Sean Penn has never been as well-liked for his activism as he is for his art, but the two collide with unflattering results in “The Last Face.” The movie, which the actor directs from Erin Dignam’s script, finds the somber head of an international aid organization (Charlize Theron) falling in love with the surly relief doctor (Javier Bardem) as they drift through war-torn African refugee camps trying to save countless anonymous souls. Even without its mopey, painfully on-the-nose dialogue and ponderous story, “The Last Face” sets itself up for failure with its premise, and Penn’s apparent inability to recognize it as such. It’s his worst movie.
An opening title card goes so far as to analogize the civil war in South Sudan to “the brutality of impossible love shared by a man…and a woman,” an assertion met with justifiable rounds of laughter at the Cannes Film Festival’s first screening. The narrative panders on every level: It’s a supercilious attempt to bemoan the hardships of neglected people under the guise of whiny romantic fluff.
The striking mediocrities of “The Last Face” ring especially hollow given that Penn tends to be a fine director of intimate drama, as he proved a decade ago with his last behind-the-camera credit, “Into the Wild.” While that movie focused on a primal relationship between man and nature, “The Last Face” stumbles through more pedestrian concerns of romantic woes. The initial setup holds some intrigue thanks to Theron’s guilt-ridden character, Wren, the daughter of a celebrated activist who now spends her time arguing for greater relief efforts from the UN. As she addresses a roomful of wealthy supporters while an orchestra swells behind her, she flashes back to her experiences with Miguel (Bardem), the handsome surgeon who won her over years ago before his nomadic lifestyle drew them apart.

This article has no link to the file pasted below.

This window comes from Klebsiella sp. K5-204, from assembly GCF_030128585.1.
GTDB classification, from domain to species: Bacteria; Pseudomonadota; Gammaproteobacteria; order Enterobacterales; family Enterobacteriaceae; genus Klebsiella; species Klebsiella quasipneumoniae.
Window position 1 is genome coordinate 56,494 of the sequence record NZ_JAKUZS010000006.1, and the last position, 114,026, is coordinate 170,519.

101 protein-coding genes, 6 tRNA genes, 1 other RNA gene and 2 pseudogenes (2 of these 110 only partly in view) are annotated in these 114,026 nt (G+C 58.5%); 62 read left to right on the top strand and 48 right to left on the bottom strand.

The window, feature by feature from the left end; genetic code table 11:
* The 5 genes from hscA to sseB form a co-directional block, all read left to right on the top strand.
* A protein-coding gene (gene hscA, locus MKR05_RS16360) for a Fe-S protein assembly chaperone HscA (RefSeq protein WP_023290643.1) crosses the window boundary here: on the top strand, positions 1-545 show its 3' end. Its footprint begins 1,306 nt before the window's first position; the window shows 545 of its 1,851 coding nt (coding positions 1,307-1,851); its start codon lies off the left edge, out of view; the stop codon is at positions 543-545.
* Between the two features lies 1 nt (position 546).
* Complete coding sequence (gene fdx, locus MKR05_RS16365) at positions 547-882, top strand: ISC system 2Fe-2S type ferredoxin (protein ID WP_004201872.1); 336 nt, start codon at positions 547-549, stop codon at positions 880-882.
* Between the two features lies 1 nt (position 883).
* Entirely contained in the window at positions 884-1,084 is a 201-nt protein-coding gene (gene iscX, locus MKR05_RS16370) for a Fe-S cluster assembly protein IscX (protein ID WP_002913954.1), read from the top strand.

Most of the movie revolves around their on-again, off-again courtship. These scenes range from shrill to grotesque — from a grisly collaboration on a last-minute caesarean operation for an injured woman in the dead of night, to a cutesy scene in which the couple brush their teeth together that drags on and on. There’s no single consistent variable in the story aside from their own imperiled relationship, which relegates the other characters — most problematically, countless anonymous Africans — to side show status. A subpar retread of “The Constant Gardener” territory, “The Last Face” is the cinematic equivalent of a Nicolas Kristof op-ed stuffed into the atmosphere of a Gabriel García Márquez novel, doing a disservice to both traditions.
At times, “The Last Face” manages to hold interest with impressive camerawork that sweeps through refugee camps, capturing grimly evocative images that border on documentary. But it’s hard to reconcile such feats with regrettable dialogue designed to pull on every heart string imaginable. At a camp one night after the work is done for the day, a refugee worker sighs, “they stripped her from her vagina to her anus, but she’s here, with me, dancing.”
So it goes in “The Last Face,” which favors the impact of relief work on the workers rather than the targets of their efforts.
The self-aggrandizing script is epitomized by a character with the cringe-worthy name Dr. Love, played by the usually reliable Jean Reno, who winds up saddled with the worst lines. Scowling at Miguel and Wren when they push past questions about their longtime commitment, he growls, “It is not grabbing. It is loving.”
“The Last Face” takes such blunt assertions at face value. Without an ounce of irony, the movie tumbles in every direction, not only struggling to make its central romance hold water but to find a spark of intrigue in anything surrounding it. It’s unfortunate that Penn seems to think this half-baked approach does any service to its subject matter. As an activist, Penn has occasionally put himself in the line of fire for virtuous reasons, but this time it’s an accident of the highest order.
“The Last Face” premiered at the 2016 Cannes Film Festival. It is currently seeking distribution.